At last, Spielberg presents ‘Tintin’ on film 

click to enlarge Making the scene: Director Steven Spielberg greets the crowd at the inauguration of a new train, “TGV Thalys Tintin,” at Gare du Nord in Paris in October. - GETTY IMAGES
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  • Making the scene: Director Steven Spielberg greets the crowd at the inauguration of a new train, “TGV Thalys Tintin,” at Gare du Nord in Paris in October.

If movies have taught us anything, it's that long-distance relationships rarely work. Making "The Adventures of Tintin," the swashbuckling caper vividly adapted from Belgian artist Hergé's popular comics, Steven Spielberg and Peter Jackson defied that conventional wisdom.

It was in 1983, long before Spielberg met New Zealand's resident "Rings"-master, that the "Raiders of the Lost Ark" director resolved to bring Tintin, a fearless adventurer of indeterminate age, to the screen.

After receiving Hergé's enthusiastic blessing, he sat on the property for nearly three decades — often to longtime producing partner Kathleen Kennedy's consternation.

While "Tintin" is already drawing comparisons to Indiana Jones' earliest escapades, Spielberg never dreamed of translating Hergé's cartoons into live action. Instead, he waited for big-screen animation to evolve. When he saw "Avatar," he knew the wait was over.

Needing an actor to embody a character whose indomitable spirit he likens to his own, the director turned to Jackson, his producer on the first "Tintin" movie. (A second, with Jackson and Spielberg swapping responsibilities, is already in the works.) Jackson suggested "Billy Elliot" star Jamie Bell.

"Without Peter, I wouldn't have had any fun," says Spielberg, 65. "The greatest contribution he made was to cast Jamie as Tintin. I thought it was inspired, and I was pissed off it wasn't my idea. Jamie invested himself in the character, as well as a complete understanding of Hergé's [vision] and a little bit of me, I think, because part of me is Tintin."

Bell — who describes Tintin as "neither young nor old, " and unflappable even when his best-laid plans backfire — thinks the comparison is apt, citing Spielberg's "innocent sense of curiosity." (Jackson, he says, is more "mischievous" and "anarchic.")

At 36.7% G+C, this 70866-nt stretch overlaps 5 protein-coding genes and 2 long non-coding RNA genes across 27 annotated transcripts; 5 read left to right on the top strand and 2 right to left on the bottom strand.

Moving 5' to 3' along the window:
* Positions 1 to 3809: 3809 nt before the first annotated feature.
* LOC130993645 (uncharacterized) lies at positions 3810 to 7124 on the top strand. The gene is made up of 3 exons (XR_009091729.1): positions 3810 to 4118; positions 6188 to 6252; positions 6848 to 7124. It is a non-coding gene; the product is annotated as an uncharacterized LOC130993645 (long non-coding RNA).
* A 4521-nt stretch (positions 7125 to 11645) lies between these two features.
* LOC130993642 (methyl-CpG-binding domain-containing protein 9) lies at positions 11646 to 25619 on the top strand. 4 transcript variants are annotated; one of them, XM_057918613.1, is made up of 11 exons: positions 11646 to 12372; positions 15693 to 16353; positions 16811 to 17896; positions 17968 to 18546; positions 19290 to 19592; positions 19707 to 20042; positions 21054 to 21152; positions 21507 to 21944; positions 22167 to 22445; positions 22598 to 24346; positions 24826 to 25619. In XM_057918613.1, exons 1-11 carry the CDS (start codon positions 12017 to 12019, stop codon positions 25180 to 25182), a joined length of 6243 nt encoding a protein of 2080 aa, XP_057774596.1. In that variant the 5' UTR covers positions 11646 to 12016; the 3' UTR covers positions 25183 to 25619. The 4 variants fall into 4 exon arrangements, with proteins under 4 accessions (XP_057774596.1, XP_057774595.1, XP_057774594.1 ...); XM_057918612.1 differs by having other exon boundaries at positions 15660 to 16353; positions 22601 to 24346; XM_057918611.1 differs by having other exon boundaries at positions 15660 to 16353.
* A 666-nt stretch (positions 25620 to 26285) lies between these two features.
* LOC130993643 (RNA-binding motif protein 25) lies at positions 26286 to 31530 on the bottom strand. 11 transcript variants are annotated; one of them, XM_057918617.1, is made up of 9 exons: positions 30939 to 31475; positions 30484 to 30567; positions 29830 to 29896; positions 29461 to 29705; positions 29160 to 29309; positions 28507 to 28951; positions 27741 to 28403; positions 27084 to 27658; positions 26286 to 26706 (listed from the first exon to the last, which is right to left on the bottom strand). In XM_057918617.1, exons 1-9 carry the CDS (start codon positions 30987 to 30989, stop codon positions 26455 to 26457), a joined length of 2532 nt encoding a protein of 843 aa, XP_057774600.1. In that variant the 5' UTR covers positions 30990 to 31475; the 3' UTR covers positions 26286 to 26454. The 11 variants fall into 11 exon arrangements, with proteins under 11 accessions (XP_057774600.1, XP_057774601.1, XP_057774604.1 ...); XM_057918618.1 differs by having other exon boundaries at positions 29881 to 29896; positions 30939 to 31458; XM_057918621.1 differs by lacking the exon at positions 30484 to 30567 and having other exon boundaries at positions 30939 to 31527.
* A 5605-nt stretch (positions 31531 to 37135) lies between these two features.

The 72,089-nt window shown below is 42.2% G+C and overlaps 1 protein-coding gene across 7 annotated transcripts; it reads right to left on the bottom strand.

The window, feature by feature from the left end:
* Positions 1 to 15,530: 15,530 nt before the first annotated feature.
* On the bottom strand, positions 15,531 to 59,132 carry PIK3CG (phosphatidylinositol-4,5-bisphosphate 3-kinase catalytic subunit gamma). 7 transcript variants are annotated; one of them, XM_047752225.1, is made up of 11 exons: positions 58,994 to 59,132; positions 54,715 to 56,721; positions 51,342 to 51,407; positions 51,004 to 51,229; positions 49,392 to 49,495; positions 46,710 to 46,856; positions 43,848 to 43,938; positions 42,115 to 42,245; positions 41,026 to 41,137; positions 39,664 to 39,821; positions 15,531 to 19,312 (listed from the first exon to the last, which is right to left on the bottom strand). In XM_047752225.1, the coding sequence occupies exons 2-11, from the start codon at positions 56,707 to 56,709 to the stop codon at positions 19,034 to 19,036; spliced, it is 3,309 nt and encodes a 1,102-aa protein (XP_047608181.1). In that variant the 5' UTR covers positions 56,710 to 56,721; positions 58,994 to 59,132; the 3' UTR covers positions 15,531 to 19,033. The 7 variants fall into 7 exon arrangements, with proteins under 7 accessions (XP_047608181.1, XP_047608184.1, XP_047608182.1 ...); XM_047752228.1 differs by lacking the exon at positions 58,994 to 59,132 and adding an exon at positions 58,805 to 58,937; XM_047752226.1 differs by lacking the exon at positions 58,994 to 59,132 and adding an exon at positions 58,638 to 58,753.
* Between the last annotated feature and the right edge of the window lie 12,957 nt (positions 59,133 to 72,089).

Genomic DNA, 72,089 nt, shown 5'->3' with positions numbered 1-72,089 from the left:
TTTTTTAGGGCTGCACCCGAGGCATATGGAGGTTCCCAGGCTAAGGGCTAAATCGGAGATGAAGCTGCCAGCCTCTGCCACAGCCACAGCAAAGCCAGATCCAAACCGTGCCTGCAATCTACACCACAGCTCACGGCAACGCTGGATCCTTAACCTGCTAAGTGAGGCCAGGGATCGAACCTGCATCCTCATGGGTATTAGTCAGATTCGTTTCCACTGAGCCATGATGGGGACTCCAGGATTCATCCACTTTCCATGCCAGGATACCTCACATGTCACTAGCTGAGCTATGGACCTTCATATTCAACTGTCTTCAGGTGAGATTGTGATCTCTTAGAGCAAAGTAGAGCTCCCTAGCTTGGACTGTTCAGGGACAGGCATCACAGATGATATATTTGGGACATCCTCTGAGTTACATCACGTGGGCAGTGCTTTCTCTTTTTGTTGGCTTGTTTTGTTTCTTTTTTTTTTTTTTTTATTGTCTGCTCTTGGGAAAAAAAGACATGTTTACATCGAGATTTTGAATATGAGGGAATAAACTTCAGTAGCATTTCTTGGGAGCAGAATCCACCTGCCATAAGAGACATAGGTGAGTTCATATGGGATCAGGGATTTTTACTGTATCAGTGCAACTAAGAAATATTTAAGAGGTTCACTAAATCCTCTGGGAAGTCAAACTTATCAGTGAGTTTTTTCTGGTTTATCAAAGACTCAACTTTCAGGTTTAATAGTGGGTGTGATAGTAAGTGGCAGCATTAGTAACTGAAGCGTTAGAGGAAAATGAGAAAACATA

Spielberg is no stranger to collaborations with fellow A-list directors, including George Lucas, who co-created and co-produced all four Indiana Jones movies.

Yet in those cases, Lucas would come up with a basic plot outline, leaving the filmmaking to Spielberg and returning months later, when rough cuts were ready.

Jackson took a more hands-on approach, without actually setting foot in Spielberg's studio. "Peter was on the set every day, but not physically," Spielberg explains. "His head was on a TV screen. He'd be in Wellington, New Zealand, at [five] in the morning when it was eight in LA, to lend his advice.

"Sometimes I would walk over to the monitor only to find Peter [sleeping]. I'd say, 'Peter, Peter Peter' And he'd wake up and go, 'About that last take' So I had a real collaborator there with me during the motion-capture process, and I felt so safe, thanks to Peter."

IF YOU GO

The Adventures of Tintin

Starring Jamie Bell, Andy Serkis, Daniel Craig, Nick Frost, Simon Pegg, Toby Jones, Mackenzie Crook, Daniel Mays, Gad Elmaleh

Written by Steven Moffat, Edgar Wright, Joe Cornish

Directed by Steven Spielberg

Rated PG

Running time 1 hour 47 minutes

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Rossiter Drake

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Monday, Sep 15, 2014

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